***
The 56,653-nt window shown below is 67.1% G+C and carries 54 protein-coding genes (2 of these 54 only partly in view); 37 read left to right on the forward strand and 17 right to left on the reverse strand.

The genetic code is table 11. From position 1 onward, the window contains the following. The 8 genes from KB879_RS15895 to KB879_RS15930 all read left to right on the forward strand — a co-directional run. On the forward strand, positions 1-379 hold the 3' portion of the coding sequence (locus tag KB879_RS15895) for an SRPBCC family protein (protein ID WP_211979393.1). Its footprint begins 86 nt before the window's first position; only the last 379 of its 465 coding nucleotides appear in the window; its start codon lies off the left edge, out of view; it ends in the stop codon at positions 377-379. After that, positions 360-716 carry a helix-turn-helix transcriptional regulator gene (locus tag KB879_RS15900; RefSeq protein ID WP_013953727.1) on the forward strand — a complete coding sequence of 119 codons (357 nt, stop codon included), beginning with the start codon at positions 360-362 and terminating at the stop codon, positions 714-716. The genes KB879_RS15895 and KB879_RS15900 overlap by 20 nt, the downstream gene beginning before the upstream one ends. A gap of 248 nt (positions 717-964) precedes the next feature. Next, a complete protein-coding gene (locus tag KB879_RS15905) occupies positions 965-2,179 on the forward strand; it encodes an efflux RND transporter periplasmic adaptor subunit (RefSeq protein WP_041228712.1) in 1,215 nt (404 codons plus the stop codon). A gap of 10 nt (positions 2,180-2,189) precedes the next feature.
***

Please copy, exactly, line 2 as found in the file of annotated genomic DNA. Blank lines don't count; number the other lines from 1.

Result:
The genetic code is table 11. From position 1 onward, the window contains the following. The 8 genes from KB879_RS15895 to KB879_RS15930 all read left to right on the forward strand — a co-directional run. On the forward strand, positions 1-379 hold the 3' portion of the coding sequence (locus tag KB879_RS15895) for an SRPBCC family protein (protein ID WP_211979393.1). Its footprint begins 86 nt before the window's first position; only the last 379 of its 465 coding nucleotides appear in the window; its start codon lies off the left edge, out of view; it ends in the stop codon at positions 377-379. After that, positions 360-716 carry a helix-turn-helix transcriptional regulator gene (locus tag KB879_RS15900; RefSeq protein ID WP_013953727.1) on the forward strand — a complete coding sequence of 119 codons (357 nt, stop codon included), beginning with the start codon at positions 360-362 and terminating at the stop codon, positions 714-716. The genes KB879_RS15895 and KB879_RS15900 overlap by 20 nt, the downstream gene beginning before the upstream one ends. A gap of 248 nt (positions 717-964) precedes the next feature. Next, a complete protein-coding gene (locus tag KB879_RS15905) occupies positions 965-2,179 on the forward strand; it encodes an efflux RND transporter periplasmic adaptor subunit (RefSeq protein WP_041228712.1) in 1,215 nt (404 codons plus the stop codon). A gap of 10 nt (positions 2,180-2,189) precedes the next feature.